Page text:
A Master Player’s Guide to dominating the Mid lane in Season 7
I am assuming that by now you have already read the table of contents and the description of this article, so you probably have a pretty good idea what it will be about.
So instead of giving you another resume of the material you are about to learn here, I would like to use this short section to give you a very brief background on how the creation of this article came about. Just a few paragraphs and then we will move on to the exciting stuff.
This article has been the result of the powerful influence that your support has had on me as a person, and on my creativity and enthusiasm as a results-oriented League of Legends coach.
About a year ago, after having mentored for free over 60 low elo players and helping them improve at the game, I decided to put together most of the game knowledge I have as a Master Tier player in an article and make it available for people to learn from.
It was something I felt somewhat iffy about, because writing an article requires a lot of time, effort and planning. I had no idea whether the League of Legends community would be interested in long, detailed educational content, but I did it anyway.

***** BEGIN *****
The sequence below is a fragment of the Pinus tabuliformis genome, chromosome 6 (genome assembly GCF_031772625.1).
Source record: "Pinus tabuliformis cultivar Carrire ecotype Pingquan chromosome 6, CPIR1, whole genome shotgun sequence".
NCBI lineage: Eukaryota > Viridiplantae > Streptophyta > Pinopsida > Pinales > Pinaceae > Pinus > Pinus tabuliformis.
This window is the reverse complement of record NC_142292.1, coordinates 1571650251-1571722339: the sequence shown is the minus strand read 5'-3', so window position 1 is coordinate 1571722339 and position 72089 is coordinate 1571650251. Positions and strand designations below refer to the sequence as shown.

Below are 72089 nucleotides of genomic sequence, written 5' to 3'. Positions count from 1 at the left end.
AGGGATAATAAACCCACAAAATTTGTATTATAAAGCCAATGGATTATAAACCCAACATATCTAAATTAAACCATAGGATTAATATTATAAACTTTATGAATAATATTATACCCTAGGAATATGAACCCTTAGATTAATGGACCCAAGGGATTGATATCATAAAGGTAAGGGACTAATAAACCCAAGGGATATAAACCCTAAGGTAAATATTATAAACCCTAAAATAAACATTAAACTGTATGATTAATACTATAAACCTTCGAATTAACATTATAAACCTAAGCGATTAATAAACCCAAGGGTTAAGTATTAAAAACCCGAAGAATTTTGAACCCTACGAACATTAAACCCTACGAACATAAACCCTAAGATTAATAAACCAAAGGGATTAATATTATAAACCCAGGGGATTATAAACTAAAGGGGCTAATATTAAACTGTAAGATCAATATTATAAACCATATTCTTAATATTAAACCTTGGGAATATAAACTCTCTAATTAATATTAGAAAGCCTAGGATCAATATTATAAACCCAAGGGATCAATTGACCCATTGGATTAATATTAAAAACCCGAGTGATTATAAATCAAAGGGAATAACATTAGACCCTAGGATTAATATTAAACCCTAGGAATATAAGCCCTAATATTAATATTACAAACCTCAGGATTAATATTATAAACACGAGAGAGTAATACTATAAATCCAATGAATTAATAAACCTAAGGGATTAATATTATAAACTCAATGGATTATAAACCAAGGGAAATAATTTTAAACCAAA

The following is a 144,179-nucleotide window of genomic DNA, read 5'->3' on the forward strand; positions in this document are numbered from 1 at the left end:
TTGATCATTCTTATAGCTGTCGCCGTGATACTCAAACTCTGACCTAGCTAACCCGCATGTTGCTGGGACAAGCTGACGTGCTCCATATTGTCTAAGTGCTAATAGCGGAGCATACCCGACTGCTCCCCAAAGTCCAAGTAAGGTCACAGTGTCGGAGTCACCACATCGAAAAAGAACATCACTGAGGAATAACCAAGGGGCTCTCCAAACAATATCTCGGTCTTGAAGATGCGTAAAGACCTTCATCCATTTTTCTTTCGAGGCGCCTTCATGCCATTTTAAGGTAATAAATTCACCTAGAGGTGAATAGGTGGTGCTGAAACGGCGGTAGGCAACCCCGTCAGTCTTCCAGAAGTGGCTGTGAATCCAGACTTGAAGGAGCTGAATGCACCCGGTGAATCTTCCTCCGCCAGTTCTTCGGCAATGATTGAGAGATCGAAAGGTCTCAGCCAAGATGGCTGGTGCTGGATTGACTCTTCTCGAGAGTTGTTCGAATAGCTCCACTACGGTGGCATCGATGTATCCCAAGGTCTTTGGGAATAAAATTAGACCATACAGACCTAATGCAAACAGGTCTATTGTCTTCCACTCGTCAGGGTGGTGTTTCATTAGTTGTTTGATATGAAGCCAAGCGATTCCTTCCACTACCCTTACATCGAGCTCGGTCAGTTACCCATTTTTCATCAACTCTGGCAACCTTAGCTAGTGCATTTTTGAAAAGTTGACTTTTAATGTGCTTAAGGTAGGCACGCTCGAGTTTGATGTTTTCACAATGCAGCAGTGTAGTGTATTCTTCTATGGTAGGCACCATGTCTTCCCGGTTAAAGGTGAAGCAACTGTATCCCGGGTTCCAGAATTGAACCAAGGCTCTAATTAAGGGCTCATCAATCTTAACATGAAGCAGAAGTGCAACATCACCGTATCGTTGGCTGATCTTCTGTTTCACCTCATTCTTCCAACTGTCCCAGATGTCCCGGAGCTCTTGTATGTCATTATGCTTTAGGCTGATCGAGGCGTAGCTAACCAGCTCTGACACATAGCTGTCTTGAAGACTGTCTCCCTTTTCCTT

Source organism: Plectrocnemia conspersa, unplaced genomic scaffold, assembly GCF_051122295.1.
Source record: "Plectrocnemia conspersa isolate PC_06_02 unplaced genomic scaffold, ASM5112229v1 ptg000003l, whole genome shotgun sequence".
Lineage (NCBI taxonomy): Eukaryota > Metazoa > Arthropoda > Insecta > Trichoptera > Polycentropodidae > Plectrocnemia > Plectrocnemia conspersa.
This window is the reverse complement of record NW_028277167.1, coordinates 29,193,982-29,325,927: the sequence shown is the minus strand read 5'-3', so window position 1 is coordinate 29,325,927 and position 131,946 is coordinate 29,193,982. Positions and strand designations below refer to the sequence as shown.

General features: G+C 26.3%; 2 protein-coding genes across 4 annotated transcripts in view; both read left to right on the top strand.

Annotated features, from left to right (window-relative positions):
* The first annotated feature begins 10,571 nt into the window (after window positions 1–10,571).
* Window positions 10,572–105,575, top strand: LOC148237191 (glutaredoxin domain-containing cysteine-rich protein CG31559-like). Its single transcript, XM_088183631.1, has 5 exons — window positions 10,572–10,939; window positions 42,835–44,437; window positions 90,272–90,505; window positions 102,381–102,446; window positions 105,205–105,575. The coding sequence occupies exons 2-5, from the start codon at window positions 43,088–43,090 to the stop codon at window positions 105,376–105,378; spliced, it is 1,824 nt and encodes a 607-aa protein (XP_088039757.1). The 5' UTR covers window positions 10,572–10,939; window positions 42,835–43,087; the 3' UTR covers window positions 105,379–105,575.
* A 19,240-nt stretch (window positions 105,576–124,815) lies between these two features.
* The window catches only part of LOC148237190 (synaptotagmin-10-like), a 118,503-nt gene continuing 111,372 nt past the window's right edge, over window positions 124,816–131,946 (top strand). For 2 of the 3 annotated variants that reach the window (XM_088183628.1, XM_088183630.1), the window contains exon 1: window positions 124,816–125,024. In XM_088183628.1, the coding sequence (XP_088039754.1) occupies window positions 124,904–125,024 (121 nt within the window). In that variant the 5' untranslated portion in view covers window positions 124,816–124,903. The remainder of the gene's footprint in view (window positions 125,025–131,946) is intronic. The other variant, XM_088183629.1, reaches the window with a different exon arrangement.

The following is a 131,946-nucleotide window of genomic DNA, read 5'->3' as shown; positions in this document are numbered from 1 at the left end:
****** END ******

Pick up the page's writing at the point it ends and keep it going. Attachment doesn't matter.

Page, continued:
But what’s really meaningful to me was the appreciation that I got from most of the people that read it and applied the concepts inside to their own gameplay. As a real-life teacher whose life is dedicated to building people up, there is no better feeling for me than to be able to make a positive contribution to someone else’s life and I would like to thank everyone that supported my work from the bottom of my heart.
Due to the support I got from my dear readers, I felt motivated to roll up my sleeves and produce the best of my work as a results-oriented League of Legends coach and a teacher. After countless hours of hard work, I am proud to announce that each of the books people wanted me to write is now available to anyone that is open to learning and is willing to get to that next level as a player in their favorite role.
Chapter 1. Understanding the Mid laner’s role and responsibilities
Mid lane is one of the most fun and rewarding roles to play in League of Legends. But it is also more complex than others.